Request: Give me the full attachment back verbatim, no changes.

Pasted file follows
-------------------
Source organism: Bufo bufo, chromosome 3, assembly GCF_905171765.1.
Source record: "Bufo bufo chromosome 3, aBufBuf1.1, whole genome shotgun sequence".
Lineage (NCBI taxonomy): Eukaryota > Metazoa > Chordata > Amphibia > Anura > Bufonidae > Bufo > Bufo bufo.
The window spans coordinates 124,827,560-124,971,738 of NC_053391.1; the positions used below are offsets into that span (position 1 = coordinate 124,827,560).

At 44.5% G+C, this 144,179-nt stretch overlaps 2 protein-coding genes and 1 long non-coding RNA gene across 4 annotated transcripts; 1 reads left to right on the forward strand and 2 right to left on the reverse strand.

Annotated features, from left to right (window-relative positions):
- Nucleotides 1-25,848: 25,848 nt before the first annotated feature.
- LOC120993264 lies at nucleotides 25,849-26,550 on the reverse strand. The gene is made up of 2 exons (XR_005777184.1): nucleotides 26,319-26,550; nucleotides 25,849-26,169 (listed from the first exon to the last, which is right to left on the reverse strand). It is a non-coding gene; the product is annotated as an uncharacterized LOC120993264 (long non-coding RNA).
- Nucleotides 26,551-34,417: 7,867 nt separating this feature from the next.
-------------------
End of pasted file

Source organism: Bufo bufo, chromosome 3, assembly GCF_905171765.1.
Source record: "Bufo bufo chromosome 3, aBufBuf1.1, whole genome shotgun sequence".
Lineage (NCBI taxonomy): Eukaryota > Metazoa > Chordata > Amphibia > Anura > Bufonidae > Bufo > Bufo bufo.
The window spans coordinates 124,827,560-124,971,738 of NC_053391.1; the positions used below are offsets into that span (position 1 = coordinate 124,827,560).

At 44.5% G+C, this 144,179-nt stretch overlaps 2 protein-coding genes and 1 long non-coding RNA gene across 4 annotated transcripts; 1 reads left to right on the forward strand and 2 right to left on the reverse strand.

Annotated features, from left to right (window-relative positions):
- Nucleotides 1-25,848: 25,848 nt before the first annotated feature.
- LOC120993264 lies at nucleotides 25,849-26,550 on the reverse strand. The gene is made up of 2 exons (XR_005777184.1): nucleotides 26,319-26,550; nucleotides 25,849-26,169 (listed from the first exon to the last, which is right to left on the reverse strand). It is a non-coding gene; the product is annotated as an uncharacterized LOC120993264 (long non-coding RNA).
- Nucleotides 26,551-34,417: 7,867 nt separating this feature from the next.